On February 4, Miranda Devine wrote an opinion piece for the Daily Telegraph.
Miranda Devine’s recent opinion piece for the Daily Telegraph tackles the detrimental stereotype that many working mothers face: that their career choice somehow makes them less capable of being good mothers – a bad mother.
She encourages women to own their professional ambitions and not let societal expectations hold them back from pursuing their passions.
Devine’s piece is a timely reminder that a woman’s career choice does not define her as a bad mother.
Essentially, she claims that being a career-driven woman and a good mother are mutually exclusive. You may have seen Em Rusciano’s incredible on-air response. Here’s the video:
This is my view on it.
I am a mother, I am a wife, I am self-employed. I place my family at the top of my priorities. I love being a mum. I couldn’t imagine my life without children. I have two little boys, 5 and 3, and they bring so much joy into our lives. I love being a wife. I am lucky to have found a man that I want to spend the rest of my life with and raise a family with.
He is an amazing husband and father and supports our family both financially and emotionally. I also love the fact that I am able to work and be my own boss. What I am most grateful for is that each of these things were my choice. Not everyone can have children, marry the person they love and have the flexibility and financial stability to work part time from home.
But there are certainly days that I miss having a corporate job. I moved from a big metropolitan city to a regional town eight years ago and gave up an exciting career in international business. Don’t get me wrong, I don’t regret moving for a minute, but there have been times that I felt like “just” a mum with a sideline hobby are have wished I could dress up, put a pair of heels on and go into a city office to have an adult conversation!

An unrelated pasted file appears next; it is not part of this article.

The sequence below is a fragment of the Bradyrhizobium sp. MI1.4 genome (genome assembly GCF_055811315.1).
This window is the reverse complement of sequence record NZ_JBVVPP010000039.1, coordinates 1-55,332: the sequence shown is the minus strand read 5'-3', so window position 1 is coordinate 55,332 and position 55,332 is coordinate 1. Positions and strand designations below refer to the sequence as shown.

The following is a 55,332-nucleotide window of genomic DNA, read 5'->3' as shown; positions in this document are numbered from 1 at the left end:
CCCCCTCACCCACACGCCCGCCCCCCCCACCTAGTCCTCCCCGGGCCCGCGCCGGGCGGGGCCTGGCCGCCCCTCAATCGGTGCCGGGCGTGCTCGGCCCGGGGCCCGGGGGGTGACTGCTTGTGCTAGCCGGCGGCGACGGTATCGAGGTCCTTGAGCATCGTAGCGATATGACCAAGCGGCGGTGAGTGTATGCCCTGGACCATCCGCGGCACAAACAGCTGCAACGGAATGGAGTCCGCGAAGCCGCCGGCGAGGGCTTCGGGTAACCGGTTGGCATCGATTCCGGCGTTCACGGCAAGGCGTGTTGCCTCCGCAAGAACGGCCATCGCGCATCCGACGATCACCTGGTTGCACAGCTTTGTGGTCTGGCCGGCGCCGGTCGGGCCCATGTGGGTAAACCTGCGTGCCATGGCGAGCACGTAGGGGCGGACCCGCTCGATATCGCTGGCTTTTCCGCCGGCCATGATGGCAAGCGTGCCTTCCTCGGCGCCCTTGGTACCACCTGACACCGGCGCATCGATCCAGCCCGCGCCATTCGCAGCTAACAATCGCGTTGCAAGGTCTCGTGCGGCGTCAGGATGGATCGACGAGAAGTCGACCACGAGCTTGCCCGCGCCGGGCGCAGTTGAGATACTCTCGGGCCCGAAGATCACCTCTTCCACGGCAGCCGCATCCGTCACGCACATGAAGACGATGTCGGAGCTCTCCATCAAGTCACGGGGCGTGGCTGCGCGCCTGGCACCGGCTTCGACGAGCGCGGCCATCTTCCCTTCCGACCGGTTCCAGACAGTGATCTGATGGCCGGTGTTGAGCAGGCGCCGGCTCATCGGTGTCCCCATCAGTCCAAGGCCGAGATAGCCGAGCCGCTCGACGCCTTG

That being said, women should not be defined by their careers or what type of mother they are. When reflecting on our lives we need to ask, whose lives did we touch? How did we make a difference in the world? What legacy will we leave? If the difference we make is through our work or raising a family then that should be how we are defined.
And why is the the role of fathers so often overlooked? Where is the uproar against fathers who work full time? Children need their fathers as much as their mothers. Fathers can take care of their children just as well as mothers. Why do we not question fathers who go to work or judge those fathers who choose to stay at home?
Miranda believes that women are ignoring their biological clock, relying on some sort of IVF safety net. I know a lot of women in their late 30s who are single and childless. They are attractive, intelligent and have careers, but I am sure that many of them would give up their job in a heartbeat if they find the right man to have children with. No one I know is saying “I’ll go and work from 8-6 everyday and save up enough money to undergo IVF alone when I’m 45”.
Women understand that IVF is expensive, it is invasive, it is painful, it is not a guarantee. I can’t imagine anyone who wanted to go through cycle after cycle of hormones, injections, medical examinations and potential heartbreak, just so they can climb the corporate ladder for a few years longer.
And lastly, I take offence to the notion that mothers always have to put themselves last, otherwise they are bad mothers.
Sometimes it is necessary to be selfish. There is a reason why we are told in a plane, that in the case of an emergency we need to fit our own mask before helping others.
As parents, we cannot meet the needs of our family with an empty cup. It’s important for parents to have time for themselves, to be able to do what gives them the strength to face the day.
I know that being able to hit a refresh button every morning makes us better parents.
Let’s celebrate all parents, the ones who work, the ones who don’t, the ones who do both.
Let’s be there to lift each other up and respect one another’s choices. Let’s leave the legacy to the next generations that it’s possible to become the best version of ourselves, whatever that looks like.